Gossip is gospel

I'm unable to log onto my computer anymore without reading something about Amy Winehouse smoking crack-cocaine. There's nothing new in society's fascination with celebrities. But with increasing use of the Internet and the spread of tabloid culture into the mainstream a world has been created where gossip is almost as good as gospel and we all crave it like much like Winehouse craves her narcotics.

What I cannot ignore is the media's ever increasing coverage on train wrecked, codependent female celebrities who make multiple headlines everyday for unsatisfactory behavior. Drug use, alcoholism and eating disorders top the list, as well as anything sexual.

It has even become the debate of experts. European and American academics met recently to examine society's fascination with "train-wreck" female celebrities and why the public and the media seem to get a kick out of Britney Spears' meltdown, Lindsay Lohan's drink and drug arrests and Amy Winehouse's rehab struggles. Topics included "Britney's Tears: The Abject Female Celebrity in Postemotional Society" and "Hooker, Victim and/or Doormat: Lindsay Lohan and the Culture of Celebrity Notoriety."

Diane Negra, one of the organizers, said participants wanted to study why we take "pleasure in seeing women brought low."

There are plenty of male celebrities, like Pete Doherty or Robert Downey Jr., whose personal and legal difficulties also make headlines, but Negra seems to think the coverage of women is more judgmental, casting wayward female celebrities as "cautionary tales." She said coverage of female celebrities is less likely to celebrate a troubled star's triumphant comeback, the way Downey has been lauded for "Iron Man," or Owen Wilson has been shown returning to work after a reported suicide attempt.

"We seem to have a lot more fixed ideas about what women's lives should be like than we do of men," she said. "When we use female celebrities this way, we see them failing and struggling, they serve as proof that for women the work-life balance is impossible. Can you have it all? The answer these stories give again and again is 'absolutely not.' "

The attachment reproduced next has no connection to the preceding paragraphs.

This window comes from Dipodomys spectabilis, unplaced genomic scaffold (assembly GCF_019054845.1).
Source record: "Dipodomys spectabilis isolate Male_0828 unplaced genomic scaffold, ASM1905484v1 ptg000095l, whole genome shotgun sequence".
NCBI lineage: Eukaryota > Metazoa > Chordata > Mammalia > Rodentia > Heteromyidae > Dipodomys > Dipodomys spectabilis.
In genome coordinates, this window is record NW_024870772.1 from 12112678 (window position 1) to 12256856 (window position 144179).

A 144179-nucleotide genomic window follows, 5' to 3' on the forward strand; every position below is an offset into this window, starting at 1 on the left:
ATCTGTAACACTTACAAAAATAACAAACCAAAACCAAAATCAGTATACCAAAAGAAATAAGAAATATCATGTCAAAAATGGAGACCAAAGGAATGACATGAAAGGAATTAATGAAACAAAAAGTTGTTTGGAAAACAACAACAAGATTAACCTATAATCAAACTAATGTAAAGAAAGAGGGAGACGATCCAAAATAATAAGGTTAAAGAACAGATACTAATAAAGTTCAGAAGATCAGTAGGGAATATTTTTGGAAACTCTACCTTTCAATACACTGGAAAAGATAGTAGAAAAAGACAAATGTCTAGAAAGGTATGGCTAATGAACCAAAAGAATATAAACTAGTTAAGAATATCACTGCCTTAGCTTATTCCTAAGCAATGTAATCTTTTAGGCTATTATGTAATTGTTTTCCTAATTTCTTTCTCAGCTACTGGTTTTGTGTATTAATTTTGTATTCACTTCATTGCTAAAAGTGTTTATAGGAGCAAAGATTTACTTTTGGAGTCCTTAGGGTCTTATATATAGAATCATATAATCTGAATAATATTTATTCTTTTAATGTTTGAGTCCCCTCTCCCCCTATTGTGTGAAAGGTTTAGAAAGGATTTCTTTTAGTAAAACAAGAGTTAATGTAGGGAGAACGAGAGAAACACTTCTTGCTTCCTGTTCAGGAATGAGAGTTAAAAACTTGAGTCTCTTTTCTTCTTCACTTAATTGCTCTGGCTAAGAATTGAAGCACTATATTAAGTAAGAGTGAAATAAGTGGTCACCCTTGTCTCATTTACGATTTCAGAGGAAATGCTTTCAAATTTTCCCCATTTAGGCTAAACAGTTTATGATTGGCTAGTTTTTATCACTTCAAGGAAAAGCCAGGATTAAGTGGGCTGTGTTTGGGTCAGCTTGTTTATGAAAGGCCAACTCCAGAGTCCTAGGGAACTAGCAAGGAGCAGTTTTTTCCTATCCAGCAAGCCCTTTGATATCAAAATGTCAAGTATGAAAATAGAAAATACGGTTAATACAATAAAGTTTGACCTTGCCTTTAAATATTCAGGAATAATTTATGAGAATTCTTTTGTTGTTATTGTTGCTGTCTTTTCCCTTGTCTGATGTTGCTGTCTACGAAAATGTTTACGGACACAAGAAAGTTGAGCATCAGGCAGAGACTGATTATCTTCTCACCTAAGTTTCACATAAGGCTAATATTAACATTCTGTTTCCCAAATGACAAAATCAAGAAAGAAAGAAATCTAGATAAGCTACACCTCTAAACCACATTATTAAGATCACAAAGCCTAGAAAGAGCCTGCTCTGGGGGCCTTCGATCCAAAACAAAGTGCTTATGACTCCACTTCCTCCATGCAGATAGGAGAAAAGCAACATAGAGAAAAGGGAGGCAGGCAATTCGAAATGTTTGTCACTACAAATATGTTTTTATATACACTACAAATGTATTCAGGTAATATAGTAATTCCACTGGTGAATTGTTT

I have heard a term floating around dubbed the "Lolita Effect": A genuine market push to sexualize girls at a younger and younger age. All of a sudden we have created cradle-to-grave consumers of fashion and beauty products. Young girls are being targeted with messages that traditionally went to much older women. These troubled stars, are our young girls ideas of success, and somehow we think it is glamorous to model our lives after them.

The fascination with celebrities is obvious. What is not so obvious is the clever marketing of their downfalls that's taking place behind the scenes. But if you were making millions of dollars, drinking and getting loaded each night to a crowd who both idolized and hated you, and your picture was in multiple magazines and you had permanent paparazzi camped at your door step, as well as one hell of a voice and no one who seemed to genuinely intervene, It would be hard for you to stop too.

We find stories almost daily in publications we trust as newsworthy which tell the woes of Winehouse as they compare her to Billie Holiday and Janis Joplin, but Winehouse is a whole different breed of celebrity. They compare her to these notable figures because we recognize them and their stories. Because it gives us a box into which we can more easily shove Winehouse, and they can paint her future without being too blunt, but, we all know what happened to these ladies. The media is basically preparing us for what they know may inevitably happen to Winehouse. And I guarantee you every one of them is keeping close, camera poised, so they may cash in on the sad moment when it finally arises. It is true that we iconify those most who come to a tragic death, the difference is we now know what constitutes the equation, and instead of fighting it, we are doing as much as we can to propel it. Let's face it, we are addicted to watching people suffer, and as a society, somehow we have made this the norm.

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